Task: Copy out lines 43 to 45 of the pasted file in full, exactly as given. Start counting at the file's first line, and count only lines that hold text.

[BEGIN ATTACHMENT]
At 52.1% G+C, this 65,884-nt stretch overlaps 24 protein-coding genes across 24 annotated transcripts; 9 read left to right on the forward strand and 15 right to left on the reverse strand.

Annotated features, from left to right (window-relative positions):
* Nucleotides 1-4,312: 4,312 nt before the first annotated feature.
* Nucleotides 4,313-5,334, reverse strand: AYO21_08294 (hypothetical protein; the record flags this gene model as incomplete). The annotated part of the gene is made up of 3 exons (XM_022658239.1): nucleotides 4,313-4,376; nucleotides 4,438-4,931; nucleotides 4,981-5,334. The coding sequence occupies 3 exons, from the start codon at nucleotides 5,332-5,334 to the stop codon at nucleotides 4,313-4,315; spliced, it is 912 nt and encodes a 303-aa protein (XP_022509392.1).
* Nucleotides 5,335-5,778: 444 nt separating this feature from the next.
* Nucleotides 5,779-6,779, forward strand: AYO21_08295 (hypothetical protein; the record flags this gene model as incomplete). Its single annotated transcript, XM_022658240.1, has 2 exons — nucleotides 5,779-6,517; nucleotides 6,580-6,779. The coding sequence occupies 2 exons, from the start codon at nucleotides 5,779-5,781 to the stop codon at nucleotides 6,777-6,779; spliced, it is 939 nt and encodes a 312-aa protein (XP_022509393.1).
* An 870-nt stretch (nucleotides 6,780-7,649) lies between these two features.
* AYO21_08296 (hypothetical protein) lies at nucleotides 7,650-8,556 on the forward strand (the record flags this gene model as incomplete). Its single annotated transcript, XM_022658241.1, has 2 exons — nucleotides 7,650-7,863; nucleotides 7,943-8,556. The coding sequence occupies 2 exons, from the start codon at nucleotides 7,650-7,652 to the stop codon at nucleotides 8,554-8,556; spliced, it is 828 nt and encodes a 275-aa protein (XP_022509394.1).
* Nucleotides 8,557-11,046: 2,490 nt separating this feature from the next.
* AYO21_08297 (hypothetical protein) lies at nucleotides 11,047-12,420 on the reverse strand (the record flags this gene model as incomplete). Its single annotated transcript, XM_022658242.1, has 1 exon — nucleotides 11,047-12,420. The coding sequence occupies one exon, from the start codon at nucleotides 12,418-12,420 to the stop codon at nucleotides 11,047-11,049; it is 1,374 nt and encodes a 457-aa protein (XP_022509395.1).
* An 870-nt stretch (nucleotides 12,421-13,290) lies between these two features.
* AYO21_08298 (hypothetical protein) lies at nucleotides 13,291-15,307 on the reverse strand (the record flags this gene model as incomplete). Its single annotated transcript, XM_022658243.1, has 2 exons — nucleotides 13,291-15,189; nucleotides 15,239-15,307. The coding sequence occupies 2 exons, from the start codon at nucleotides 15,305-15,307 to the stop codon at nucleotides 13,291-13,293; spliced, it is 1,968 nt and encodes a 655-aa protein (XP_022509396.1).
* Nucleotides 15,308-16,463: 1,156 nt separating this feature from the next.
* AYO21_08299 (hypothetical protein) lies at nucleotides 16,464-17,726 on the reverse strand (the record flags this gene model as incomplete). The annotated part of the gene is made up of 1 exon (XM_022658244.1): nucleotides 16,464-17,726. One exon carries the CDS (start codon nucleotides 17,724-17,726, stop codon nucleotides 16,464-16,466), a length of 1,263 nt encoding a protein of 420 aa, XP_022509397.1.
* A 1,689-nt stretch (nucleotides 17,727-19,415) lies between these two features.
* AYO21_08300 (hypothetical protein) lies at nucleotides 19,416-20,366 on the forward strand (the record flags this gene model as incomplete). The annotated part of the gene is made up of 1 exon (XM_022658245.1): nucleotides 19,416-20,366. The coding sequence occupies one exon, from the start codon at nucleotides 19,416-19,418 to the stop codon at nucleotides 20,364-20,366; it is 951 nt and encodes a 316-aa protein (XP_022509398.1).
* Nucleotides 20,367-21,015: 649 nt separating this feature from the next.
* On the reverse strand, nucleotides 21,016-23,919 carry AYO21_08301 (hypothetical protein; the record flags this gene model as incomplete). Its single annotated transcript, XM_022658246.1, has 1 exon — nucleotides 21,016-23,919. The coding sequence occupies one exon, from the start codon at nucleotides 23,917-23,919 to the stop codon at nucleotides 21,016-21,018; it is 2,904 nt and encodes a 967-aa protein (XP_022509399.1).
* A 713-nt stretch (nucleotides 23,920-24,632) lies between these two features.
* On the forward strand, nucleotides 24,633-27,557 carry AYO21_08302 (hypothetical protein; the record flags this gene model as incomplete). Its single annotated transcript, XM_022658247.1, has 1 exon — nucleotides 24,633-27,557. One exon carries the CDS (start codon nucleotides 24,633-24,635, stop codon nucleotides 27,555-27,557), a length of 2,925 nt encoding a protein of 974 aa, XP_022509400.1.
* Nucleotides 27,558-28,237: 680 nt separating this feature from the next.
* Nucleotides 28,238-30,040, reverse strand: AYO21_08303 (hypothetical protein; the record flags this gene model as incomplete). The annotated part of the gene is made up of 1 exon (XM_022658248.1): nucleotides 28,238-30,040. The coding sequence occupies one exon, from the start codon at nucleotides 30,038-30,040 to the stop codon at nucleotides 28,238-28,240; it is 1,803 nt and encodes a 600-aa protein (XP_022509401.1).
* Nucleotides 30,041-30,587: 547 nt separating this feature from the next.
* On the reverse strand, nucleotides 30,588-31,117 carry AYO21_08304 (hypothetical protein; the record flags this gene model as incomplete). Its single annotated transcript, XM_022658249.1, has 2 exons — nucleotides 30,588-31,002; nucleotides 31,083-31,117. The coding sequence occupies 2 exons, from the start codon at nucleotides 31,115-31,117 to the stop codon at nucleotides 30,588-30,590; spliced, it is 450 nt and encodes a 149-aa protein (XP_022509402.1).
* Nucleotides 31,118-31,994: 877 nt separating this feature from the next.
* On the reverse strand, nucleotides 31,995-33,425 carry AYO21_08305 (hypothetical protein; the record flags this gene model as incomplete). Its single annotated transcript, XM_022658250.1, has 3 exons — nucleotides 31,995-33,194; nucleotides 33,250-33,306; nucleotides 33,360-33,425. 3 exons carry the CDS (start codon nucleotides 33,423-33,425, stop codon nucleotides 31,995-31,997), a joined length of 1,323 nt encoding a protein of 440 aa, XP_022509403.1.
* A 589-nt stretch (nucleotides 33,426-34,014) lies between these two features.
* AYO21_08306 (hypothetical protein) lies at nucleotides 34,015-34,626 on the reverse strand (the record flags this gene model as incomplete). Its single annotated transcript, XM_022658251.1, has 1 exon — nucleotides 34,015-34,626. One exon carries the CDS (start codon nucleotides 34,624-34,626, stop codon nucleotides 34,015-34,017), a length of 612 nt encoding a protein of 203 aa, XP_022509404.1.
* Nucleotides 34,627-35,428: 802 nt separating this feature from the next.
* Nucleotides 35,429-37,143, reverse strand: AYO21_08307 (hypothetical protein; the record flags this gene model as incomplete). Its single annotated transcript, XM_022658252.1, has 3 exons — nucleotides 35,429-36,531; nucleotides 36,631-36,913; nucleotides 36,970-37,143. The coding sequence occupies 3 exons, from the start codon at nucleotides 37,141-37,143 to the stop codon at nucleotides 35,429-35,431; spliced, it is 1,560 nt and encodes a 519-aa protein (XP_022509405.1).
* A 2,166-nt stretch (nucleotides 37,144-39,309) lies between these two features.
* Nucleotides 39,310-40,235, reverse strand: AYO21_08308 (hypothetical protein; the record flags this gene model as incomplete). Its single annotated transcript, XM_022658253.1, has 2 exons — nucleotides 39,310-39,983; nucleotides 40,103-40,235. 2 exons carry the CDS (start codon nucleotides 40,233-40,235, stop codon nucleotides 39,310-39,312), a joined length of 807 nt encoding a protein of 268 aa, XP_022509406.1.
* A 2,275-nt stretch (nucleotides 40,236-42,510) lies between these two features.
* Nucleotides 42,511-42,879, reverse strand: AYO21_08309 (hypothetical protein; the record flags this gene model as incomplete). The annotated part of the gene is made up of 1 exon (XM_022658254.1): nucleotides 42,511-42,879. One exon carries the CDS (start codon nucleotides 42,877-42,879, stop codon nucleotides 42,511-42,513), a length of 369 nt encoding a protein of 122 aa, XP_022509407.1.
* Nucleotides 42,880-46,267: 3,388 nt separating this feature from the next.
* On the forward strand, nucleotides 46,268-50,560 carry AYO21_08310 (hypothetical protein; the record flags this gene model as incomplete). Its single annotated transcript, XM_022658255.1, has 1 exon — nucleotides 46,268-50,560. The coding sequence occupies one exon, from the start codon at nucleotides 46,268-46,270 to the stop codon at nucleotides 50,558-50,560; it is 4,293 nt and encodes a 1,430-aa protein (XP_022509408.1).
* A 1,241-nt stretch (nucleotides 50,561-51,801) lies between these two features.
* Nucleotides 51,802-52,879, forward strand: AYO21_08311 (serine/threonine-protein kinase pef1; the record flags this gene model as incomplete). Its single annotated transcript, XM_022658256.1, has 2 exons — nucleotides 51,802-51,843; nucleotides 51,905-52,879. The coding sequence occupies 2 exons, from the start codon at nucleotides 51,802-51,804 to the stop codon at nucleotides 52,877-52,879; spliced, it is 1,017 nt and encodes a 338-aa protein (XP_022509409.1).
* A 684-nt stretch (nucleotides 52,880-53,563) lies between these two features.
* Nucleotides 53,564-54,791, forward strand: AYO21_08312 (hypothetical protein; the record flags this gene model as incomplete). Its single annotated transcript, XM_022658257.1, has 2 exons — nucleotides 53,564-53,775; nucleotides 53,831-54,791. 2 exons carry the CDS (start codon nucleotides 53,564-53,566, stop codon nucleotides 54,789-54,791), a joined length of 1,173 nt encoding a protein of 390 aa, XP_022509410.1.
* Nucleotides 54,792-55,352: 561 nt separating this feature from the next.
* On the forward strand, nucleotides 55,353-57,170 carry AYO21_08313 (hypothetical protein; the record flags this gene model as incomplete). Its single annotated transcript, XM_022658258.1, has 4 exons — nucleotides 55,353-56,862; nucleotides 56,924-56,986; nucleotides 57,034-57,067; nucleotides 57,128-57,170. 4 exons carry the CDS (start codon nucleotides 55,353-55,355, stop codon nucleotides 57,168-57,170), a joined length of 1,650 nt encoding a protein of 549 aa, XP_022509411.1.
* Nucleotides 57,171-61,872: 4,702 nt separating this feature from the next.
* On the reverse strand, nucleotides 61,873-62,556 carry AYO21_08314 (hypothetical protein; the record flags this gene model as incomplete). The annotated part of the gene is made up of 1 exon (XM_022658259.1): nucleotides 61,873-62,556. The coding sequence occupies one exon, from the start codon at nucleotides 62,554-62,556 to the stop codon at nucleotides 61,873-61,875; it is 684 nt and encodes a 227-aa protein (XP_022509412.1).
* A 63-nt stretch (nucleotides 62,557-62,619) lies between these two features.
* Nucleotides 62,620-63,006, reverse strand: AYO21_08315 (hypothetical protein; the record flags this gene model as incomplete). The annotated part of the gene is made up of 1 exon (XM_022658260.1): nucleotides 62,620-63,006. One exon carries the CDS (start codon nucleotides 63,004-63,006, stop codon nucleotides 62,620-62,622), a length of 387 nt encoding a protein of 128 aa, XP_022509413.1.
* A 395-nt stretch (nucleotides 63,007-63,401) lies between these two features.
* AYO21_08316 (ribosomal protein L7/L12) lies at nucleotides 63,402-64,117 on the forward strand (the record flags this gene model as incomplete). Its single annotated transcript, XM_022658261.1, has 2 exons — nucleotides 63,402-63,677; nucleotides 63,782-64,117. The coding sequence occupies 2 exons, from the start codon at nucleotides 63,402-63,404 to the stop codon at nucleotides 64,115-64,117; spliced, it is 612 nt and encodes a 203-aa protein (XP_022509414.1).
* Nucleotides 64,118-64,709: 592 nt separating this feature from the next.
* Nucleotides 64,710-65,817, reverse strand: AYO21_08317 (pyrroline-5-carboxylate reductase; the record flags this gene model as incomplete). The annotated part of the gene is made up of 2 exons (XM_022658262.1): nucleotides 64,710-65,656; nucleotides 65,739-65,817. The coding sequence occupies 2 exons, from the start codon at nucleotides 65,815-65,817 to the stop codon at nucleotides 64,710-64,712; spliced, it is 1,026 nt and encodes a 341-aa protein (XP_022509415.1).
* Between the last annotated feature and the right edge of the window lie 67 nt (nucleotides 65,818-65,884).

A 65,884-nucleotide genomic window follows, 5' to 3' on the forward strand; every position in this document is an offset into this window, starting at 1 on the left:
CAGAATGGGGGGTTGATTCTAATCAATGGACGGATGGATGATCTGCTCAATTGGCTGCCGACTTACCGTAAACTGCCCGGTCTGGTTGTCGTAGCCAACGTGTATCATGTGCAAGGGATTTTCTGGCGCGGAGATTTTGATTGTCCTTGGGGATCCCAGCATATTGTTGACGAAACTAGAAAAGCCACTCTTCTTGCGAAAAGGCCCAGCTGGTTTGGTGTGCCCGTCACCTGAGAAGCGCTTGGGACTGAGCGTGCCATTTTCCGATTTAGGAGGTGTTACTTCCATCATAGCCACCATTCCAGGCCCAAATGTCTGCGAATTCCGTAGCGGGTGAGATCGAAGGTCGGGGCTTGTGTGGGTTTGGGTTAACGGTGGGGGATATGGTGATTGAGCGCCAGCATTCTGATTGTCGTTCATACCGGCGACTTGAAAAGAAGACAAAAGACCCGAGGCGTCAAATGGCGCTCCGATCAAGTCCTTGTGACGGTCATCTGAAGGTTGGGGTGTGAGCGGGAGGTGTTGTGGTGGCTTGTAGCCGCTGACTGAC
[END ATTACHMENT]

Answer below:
* Nucleotides 57,171-61,872: 4,702 nt separating this feature from the next.
* On the reverse strand, nucleotides 61,873-62,556 carry AYO21_08314 (hypothetical protein; the record flags this gene model as incomplete). The annotated part of the gene is made up of 1 exon (XM_022658259.1): nucleotides 61,873-62,556. The coding sequence occupies one exon, from the start codon at nucleotides 62,554-62,556 to the stop codon at nucleotides 61,873-61,875; it is 684 nt and encodes a 227-aa protein (XP_022509412.1).
* A 63-nt stretch (nucleotides 62,557-62,619) lies between these two features.